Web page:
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Are Dogs Carnivores Or Omnivores?
The debate continues as to whether dogs are still carnivores or have evolved into omnivores. We’ve known for years that they’re able to digest carbohydrates. And there’s interesting speculation about when and how that occurred.
Theories are that our prehistoric ancestors took to throwing food out to prehistoric canids that lurked in the shadows beyond the campfire because A: they felt sorry for them, or B: because they didn’t want to be eaten themselves.
For thousands of years man and beast saw a peaceful coexistence gradually evolve into a relationship and thus the dog became domesticated. They became valuable as hunters, herders, haulers, protectors and BFF. Our forebears loved the little guys and readily shared their food with them…unless there wasn’t enough meat to go around. Sorry, Boomer, here, have a piece of bread.
Over the centuries, apparently, the dogs were able to keep the non-flesh stuff down and, in fact, adapt a gene that enables starch digestion. So in the late 19th century when commercial dog food arrived on the scene, grains were a major component of the kibble.
Let’s fast forward to today. I wondered if by digestion they meant: able to convert food into nutrients that could be absorbed and assimilated by the body, or simply be able to ingest it, live through it, and excrete it.
Our dogs regularly swallow non-food items and poop them out. Since they pass through the entire digestive tract, but are not absorbed or assimilated, are they still digested? Most definitions of digestion say “absorbed and assimilated.” The Bing definition also includes “or excreted.”
Take your pick. I find the Bing definition intriguing. That’s because I also wonder why the manufacturers’ feeding instructions vary so much between grain-based and meat-based feeds.
A typical grocery brand that starts with whole corn, contains other forms of corn such as corn meal or corn gluten meal, and uses other grains such as wheat, sorghum, and soy, suggests 6 to 8 cups a day for a 100 pound dog.
A typical grain-free dog food that contains none of the above suggests 3 ½ to 4 ½ cups a day for that same dog.
Dogs on the grocery brands typically produce large volumes of stool, which are occasionally soft and difficult to pick up, while dogs on grain-free foods typically produce “little cigars” that are easy to pick up. Flatulence commonly is a major issue with dogs on the grocery brands. They can clear a room quickly, can't they?
If they efficiently absorbed and assimilated the grains, why would they (A): need to eat twice as much as meat-based feeds, (B) produce so much more waste, and (C) be so gassy? Perhaps a Board Certified Animal Nutritionist will read this and comment below with an easy-to-understand answer.
But that’s not the only reason why I’m personally on the side of “they’re carnivores.” I’ve read that DNA studies prove the dog descended from the timber wolf (or gray wolf, depending upon your source) anywhere between 30,000 and 100,000 years ago (depending upon your source), give or take a millennium or two. Domestication began around 15,000 years ago.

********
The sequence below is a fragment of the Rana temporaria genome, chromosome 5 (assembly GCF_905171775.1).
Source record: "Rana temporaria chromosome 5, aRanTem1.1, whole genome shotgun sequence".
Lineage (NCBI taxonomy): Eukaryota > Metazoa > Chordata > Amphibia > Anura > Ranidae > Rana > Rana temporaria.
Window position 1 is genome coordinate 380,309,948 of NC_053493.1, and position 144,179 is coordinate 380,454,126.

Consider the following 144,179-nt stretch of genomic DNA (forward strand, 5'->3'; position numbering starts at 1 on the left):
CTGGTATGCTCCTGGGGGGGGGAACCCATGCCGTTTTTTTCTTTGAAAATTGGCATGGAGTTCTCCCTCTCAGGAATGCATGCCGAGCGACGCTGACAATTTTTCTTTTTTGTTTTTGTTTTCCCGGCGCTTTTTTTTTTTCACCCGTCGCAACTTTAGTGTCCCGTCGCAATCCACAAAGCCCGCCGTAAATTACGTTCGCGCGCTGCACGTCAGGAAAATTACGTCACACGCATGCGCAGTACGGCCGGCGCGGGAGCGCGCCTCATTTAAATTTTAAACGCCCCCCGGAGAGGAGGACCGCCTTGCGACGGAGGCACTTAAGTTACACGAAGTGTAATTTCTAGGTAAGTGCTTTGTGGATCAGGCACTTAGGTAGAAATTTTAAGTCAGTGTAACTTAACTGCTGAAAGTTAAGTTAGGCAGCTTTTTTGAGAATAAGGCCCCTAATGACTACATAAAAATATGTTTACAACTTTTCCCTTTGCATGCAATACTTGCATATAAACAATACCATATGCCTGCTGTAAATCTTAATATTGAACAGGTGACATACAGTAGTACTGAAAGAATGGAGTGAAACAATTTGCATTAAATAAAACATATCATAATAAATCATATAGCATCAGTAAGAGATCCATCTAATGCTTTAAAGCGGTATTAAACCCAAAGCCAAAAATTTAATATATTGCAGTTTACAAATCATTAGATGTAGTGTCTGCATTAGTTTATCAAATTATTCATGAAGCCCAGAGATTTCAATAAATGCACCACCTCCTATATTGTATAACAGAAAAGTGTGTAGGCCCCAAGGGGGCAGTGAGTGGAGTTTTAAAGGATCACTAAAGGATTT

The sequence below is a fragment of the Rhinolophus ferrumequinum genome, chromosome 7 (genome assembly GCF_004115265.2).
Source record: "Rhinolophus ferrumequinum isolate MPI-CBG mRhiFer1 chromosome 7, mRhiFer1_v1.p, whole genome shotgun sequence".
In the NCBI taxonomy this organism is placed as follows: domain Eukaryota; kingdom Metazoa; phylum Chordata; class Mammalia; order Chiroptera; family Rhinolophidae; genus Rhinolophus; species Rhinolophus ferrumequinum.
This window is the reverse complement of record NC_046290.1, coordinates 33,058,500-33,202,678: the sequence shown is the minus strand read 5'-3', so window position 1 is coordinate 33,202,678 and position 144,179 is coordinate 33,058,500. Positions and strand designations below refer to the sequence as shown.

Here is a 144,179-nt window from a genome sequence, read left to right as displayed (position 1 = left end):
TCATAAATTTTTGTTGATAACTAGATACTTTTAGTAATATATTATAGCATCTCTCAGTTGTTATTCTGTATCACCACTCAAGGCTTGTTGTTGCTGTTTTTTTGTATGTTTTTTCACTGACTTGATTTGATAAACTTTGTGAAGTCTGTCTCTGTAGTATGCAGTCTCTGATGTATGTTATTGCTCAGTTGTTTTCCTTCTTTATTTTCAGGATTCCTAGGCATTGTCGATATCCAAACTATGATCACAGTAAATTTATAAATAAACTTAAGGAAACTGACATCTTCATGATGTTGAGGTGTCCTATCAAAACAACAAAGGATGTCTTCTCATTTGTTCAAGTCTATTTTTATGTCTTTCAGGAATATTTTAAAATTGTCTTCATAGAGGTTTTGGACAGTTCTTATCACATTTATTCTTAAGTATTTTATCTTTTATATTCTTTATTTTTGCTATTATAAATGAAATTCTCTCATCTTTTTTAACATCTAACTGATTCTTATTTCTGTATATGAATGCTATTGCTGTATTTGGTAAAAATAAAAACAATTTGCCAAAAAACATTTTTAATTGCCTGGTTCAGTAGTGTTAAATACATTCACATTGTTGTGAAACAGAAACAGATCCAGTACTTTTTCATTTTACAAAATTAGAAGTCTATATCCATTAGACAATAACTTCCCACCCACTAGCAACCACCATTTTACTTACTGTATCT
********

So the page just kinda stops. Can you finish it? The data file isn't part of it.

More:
Some scientists and lay persons opine that the dog has evolved into an omnivore, others don't. I still have a hard time accepting the omnivore position because their “carnivore’s anatomy and physiology” haven’t evolved. When you tour the entire alimentary tract of the dog, it sure looks like a carnivore’s alimentary tract. Let’s tour together.
It Sure Looks Like A Carnivore's Digestive Tract
Let’s start with the saliva, that enzyme-rich juice that begins to break down food before it reaches the stomach. There’s a specialized enzyme called amylase, that's entrusted with the job of breaking down carbohydrates into sugars.
Humans are omnivores and our saliva is equipped with it, as is the saliva of herbivores such as horses and cows. Carnivores lack amylase in their saliva, and so does the dog. I think we have to put a check mark in the “carnivore” column.
Now let’s look at the teeth. Omnivores have a variety of teeth. Some are broad and sharp (incisors) for cutting, some are pointy (canines) for tearing, and others are flat and boxy (molars) for crunching and crushing. Herbivores have incisors and molars, but no canines. The dog has a few incisors in front, but everything from the canines back is narrow and pointy. I think we have to put another check mark in the “carnivore” column.
How about the way we chew? Humans and herbivores chew up and down and side to side, albeit more pronounced in the case of herbivores. Dogs (and cats, which are obligate carnivores) can chew up and down only. Do you agree on another check mark in the carnivore column?